“Satellites and other spacecraft are getting smaller, yet high-performance in-space propulsion hasn’t. It’s why at AGILE, we are pushing the resolution limits of additive manufacturing to make the thrusters that moonshot providers need on responsive timelines. The AGILE team is driven to help put robotic landers on the lunar surface in order to facilitate the foundational science that is needed to safely and sustainably begin bringing humanity back to the moon.” -Daudi Barnes, AGILE Founder & CTO


AGILE is currently hot-fire testing modular rocket engine assemblies that will be used on the next generation of lunar landers. The company is manifesting it’s advanced propulsion systems using equally advanced production techniques such as DMLS, the fine-detail 3D printing of components of using powdered metal alloys and precision lasers. Currently on the test stand is AGILE’s DS45, a 45N engine in development under contract with NASA Marshall Space Flight Center, that uses the bi-propellant blend MON-25/MMH which is ideal for the cold hard vacuum of the lunar surface, not to mention the long treacherous voyage by which landers reach the moon.

AGILE is currently on track to have spaceflight qualified propulsion systems ready ahead of even the accelerated timelines for lunar missions that will pave the way for humanity’s return to the moon.


“NASA has always led the way in Lunar exploration, and in the next decade they will do so by leveraging a new generation of space transportation companies that are leaner, smarter, and more responsive than anything seen before.” -Lars Osborne, AGILE Design & Development Lead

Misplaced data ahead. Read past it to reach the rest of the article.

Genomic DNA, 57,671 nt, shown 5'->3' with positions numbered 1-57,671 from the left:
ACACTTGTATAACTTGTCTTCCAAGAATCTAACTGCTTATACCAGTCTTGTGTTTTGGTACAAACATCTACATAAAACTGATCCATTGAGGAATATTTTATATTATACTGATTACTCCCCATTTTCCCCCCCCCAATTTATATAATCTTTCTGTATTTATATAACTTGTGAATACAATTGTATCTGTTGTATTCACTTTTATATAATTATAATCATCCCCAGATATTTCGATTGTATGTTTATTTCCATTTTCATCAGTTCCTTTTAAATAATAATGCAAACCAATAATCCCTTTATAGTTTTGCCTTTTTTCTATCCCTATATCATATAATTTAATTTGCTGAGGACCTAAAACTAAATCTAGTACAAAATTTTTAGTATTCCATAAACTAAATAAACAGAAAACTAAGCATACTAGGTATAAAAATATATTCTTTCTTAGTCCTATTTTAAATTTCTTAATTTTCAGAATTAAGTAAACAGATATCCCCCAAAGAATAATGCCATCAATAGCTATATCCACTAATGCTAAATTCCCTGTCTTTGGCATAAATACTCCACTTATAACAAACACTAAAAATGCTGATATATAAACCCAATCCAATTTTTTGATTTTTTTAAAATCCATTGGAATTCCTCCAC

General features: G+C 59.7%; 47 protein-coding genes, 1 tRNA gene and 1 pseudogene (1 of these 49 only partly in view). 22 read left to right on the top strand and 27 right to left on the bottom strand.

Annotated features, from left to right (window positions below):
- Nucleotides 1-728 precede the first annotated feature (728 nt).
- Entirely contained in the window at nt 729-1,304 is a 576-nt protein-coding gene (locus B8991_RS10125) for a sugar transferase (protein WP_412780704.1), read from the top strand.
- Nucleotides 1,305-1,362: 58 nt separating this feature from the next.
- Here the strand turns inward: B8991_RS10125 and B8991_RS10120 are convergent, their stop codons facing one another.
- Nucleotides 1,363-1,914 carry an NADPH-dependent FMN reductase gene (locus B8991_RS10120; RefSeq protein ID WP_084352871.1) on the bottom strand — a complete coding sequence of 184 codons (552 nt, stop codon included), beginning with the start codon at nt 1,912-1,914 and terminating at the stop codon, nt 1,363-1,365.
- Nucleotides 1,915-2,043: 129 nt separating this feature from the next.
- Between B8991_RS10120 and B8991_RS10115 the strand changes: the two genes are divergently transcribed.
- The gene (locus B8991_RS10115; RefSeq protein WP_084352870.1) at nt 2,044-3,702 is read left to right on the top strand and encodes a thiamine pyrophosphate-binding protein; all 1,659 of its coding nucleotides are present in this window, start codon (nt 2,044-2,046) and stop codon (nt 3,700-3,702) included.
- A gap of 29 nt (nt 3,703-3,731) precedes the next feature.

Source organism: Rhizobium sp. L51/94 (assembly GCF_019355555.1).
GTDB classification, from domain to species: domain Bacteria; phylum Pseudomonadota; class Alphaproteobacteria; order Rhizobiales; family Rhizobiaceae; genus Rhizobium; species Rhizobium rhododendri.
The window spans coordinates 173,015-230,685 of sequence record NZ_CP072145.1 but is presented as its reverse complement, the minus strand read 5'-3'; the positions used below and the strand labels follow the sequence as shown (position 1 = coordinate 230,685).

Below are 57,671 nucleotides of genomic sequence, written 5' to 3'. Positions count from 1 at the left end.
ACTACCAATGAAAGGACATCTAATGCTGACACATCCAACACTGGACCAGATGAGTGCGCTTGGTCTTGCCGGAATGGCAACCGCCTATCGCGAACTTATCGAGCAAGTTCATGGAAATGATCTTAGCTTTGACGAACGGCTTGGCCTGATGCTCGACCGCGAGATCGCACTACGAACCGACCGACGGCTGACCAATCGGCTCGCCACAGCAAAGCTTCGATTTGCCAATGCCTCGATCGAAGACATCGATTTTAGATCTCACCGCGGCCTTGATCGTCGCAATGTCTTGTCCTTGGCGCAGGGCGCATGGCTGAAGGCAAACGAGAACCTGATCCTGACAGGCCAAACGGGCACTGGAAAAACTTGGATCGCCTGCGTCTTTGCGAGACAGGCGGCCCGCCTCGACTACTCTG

“What AGILE is doing looks similar to traditional storable propellant solutions, but we are tweaking formulas so propellant can survive colder temperatures, using new metal alloys, leveraging cutting edge 3D printing techniques, and wrapping it in a tightly-integrated testing loop that means we can innovate faster than any previous attempts.” -Lars Osborne, AGILE Design & Development Lead

“What really excites us about the engines we are developing at AGILE is that they’re a part of modular systems that are adaptable enough to be customized per each mission spec in order to burn down risk. AGILE can also responsively produce mission-optimized propulsion for spacecraft like orbit transfer vehicles or kick stages to make better use of the myriad of new launch vehicles becoming available. The cool thing is our propulsion systems can even be integrated into a smallsats for more responsive deployment, disposal, and replacement. The best part is that those applications are of the same thrusters AGILE is developing as main engines and RCS for Lunar Landers. That being said, next to making actual moonshots practical sooner, the opportunity that has me and the planetary science community most excited, is the fact that these very systems are also ideal for Lunar Sample Return.” -Daudi Barnes, AGILE Founder & CTO

“Just like cloud service providers like AWS took care of all of the hard bits and pieces that enabled web 2.0 and mobile revolutions, AGILE Space Propulsion aspires to do the same for public, private, and philanthropic ventures joining us in creating the next great tech frontier in space.” -Julian Miller, AGILE CEO

SpaceRef staff editor.